The Egyptian military has released the first photos of the EgyptAir wreckage, two days after the airliner carrying 66 passengers and crew members plunged into the Mediterranean Sea en route to Cairo. The images were posted on the Facebook page of an Egyptian military spokesperson, who confirmed in a post that these pieces of debris are from EgyptAir Flight 804. Search missions for the missing Airbus A320 are still underway in the Mediterranean, but the Egyptian government has said there's no hope of finding survivors.
Yellow inflatable life vests, colorful fabric and chunks of distorted metal were among the wreckage documented in the photos. Some of the wreckage was emblazoned with the EgyptAir logo; other pieces of debris appeared to be passengers' belongings, including a baby's blanket. The Egyptian military confirmed on its website and Facebook pages that passenger belongings were discovered along with what appears to be parts of the jetliner's fuselage.
These photos come just hours after French officials confirmed that EgyptAir Flight 804 sent out automated smoke alerts before it crashed early Thursday morning. Flight 804 departed from the Charles de Gaulle Airport in Paris on Wednesday night, and had just entered Egyptian airspace early Thursday morning when it disappeared from radar.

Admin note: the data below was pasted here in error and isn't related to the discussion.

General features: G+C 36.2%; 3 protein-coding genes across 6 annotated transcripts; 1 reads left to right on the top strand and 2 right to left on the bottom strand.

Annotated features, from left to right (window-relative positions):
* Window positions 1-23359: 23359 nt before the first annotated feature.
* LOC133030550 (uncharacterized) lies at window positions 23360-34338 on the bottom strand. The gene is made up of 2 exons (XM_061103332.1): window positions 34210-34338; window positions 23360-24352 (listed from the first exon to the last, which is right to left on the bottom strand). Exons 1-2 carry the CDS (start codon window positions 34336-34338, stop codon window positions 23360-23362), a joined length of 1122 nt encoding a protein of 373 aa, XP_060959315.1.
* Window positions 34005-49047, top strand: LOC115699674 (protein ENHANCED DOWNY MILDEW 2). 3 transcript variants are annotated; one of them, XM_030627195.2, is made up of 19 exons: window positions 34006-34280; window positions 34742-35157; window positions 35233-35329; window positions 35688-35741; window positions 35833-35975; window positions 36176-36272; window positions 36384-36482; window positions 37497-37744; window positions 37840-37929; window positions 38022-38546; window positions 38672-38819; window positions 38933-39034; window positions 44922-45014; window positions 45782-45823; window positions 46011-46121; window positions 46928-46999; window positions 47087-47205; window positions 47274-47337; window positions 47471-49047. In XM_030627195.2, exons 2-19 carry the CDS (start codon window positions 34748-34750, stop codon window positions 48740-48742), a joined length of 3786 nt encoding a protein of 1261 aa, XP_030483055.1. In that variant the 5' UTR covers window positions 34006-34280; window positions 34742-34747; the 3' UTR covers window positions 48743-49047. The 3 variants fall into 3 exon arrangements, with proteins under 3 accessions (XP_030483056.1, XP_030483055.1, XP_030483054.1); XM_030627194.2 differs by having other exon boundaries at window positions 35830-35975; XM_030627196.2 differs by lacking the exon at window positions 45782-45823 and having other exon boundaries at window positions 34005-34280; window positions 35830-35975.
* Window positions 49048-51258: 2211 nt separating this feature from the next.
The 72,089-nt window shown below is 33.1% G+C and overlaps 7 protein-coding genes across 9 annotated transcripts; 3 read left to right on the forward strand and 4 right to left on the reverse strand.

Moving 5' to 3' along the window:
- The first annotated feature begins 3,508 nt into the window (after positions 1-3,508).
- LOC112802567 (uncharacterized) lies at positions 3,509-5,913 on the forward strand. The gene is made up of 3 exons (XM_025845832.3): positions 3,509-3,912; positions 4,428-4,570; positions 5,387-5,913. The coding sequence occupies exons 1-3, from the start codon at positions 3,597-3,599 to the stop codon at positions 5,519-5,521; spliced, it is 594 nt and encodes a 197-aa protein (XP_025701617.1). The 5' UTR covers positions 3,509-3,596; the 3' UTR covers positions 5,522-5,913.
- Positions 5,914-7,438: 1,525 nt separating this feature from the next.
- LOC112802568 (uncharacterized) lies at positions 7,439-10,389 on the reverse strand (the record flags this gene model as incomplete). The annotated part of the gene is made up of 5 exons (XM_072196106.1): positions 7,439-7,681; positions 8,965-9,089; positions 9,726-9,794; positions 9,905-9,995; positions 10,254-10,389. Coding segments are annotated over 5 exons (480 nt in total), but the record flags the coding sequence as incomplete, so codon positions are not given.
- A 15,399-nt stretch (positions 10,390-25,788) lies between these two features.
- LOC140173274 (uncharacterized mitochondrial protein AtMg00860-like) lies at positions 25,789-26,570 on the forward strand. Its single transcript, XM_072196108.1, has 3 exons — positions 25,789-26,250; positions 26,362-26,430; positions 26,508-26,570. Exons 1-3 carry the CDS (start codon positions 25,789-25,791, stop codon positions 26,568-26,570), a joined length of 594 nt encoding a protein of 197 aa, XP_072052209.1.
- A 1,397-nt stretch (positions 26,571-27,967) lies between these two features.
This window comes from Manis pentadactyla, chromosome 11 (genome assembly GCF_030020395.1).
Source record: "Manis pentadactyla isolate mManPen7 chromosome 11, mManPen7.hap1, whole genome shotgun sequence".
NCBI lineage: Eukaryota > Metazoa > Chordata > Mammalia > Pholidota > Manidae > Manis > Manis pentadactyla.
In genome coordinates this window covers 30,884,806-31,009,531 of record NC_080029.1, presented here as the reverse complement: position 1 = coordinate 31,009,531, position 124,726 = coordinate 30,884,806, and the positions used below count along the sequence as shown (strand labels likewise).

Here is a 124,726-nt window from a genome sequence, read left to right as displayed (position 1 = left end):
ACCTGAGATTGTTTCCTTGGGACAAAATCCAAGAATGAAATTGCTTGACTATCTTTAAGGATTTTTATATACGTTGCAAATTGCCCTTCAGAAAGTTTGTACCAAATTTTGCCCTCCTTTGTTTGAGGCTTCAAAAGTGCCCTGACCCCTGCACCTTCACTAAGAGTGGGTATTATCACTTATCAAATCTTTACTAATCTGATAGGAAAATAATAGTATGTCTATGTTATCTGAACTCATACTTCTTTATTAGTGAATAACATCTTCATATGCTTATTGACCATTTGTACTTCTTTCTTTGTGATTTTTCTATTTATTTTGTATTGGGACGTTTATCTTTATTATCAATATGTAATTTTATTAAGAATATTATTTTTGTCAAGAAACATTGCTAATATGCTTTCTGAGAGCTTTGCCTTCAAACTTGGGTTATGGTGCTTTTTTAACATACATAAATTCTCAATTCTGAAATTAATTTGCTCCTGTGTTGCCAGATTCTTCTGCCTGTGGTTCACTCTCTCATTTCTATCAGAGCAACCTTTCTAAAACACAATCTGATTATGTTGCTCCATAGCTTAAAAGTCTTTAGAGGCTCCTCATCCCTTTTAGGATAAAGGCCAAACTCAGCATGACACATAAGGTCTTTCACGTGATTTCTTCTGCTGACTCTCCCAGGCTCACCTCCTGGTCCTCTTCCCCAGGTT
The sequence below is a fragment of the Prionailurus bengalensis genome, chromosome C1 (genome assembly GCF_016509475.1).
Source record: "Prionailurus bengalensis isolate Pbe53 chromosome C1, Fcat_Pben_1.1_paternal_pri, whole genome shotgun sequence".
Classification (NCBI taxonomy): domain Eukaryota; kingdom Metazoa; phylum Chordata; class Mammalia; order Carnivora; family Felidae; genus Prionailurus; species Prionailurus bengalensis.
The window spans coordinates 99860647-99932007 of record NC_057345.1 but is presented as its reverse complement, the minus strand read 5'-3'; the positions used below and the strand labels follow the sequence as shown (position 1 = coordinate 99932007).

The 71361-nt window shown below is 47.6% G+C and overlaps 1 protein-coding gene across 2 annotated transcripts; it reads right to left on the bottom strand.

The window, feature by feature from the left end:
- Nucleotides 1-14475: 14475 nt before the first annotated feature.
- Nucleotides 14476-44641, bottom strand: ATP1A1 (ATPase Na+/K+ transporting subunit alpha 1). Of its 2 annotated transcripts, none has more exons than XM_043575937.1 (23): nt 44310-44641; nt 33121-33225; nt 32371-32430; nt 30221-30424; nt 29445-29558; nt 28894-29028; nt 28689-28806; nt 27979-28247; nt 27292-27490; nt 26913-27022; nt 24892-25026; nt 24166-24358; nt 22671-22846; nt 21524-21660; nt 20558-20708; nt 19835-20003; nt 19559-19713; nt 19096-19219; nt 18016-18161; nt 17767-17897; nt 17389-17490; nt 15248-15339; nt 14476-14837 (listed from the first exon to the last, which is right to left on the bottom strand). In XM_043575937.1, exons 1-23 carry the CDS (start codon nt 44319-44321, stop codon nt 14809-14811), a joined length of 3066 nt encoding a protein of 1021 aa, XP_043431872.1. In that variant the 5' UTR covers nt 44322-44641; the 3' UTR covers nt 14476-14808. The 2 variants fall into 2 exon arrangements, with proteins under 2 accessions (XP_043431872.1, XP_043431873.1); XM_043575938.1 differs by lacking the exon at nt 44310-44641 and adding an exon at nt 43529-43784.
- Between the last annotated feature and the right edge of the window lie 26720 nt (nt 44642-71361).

CNN was the first news outlet to report that flight data revealed EgyptAir Flight 804 issued automated smoke alerts, signaling a problem in the front of the aircraft. An Egyptian source told CNN that the smoke alerts were issued just minutes before the plane crashed. A spokesperson for France's accident investigation agency confirmed to the news outlet that the plane sent out these messages, but investigators still cannot say what caused the smoke. Terrorism has not been ruled out by the Egyptian, French, or U.S. governments, but no terrorist group has claimed responsibility for the crash.
In addition to the images, the Egyptian military released a video on Saturday documenting the wreckage. A shoe, a life vest, and pieces of foam, which appear to be from the cabin seats, can also be seen among the discovered debris.
On Friday, EgyptAir released a statement confirming that debris from Flight 804 has been located:
EGYPTAIR Official said that Egyptian Military and Marine Forces have discovered more debris, passengers’ belongings, body parts, luggage, and aircraft seats. Search is still in progress. Those concerned about missing relatives or friends who may have been on board are invited to call 080077770000 within Egypt Or +20225989320 international.
The airline added in a Facebook post late on Friday that the Egyptian military will "still continue searching for the remains of the fuselage."
EgyptAir won't release the passenger and crew list until all the families of the victims have been notified. A majority of the passengers were Egyptian nationals, but there were also European, African, and Middle Eastern passengers onboard. According to CNN, 15 of the passengers were French nationals. Other passengers hailed from Algeria, Belgium, Chad, Iraq, Kuwait, Portugal, Sudan, and Saudi Arabia. One passenger was a Briton geologist, The Telegraph reported. Canadian Minister of Foreign Affairs Stephane Dion also confirmed this week that two of the passengers were Canadian.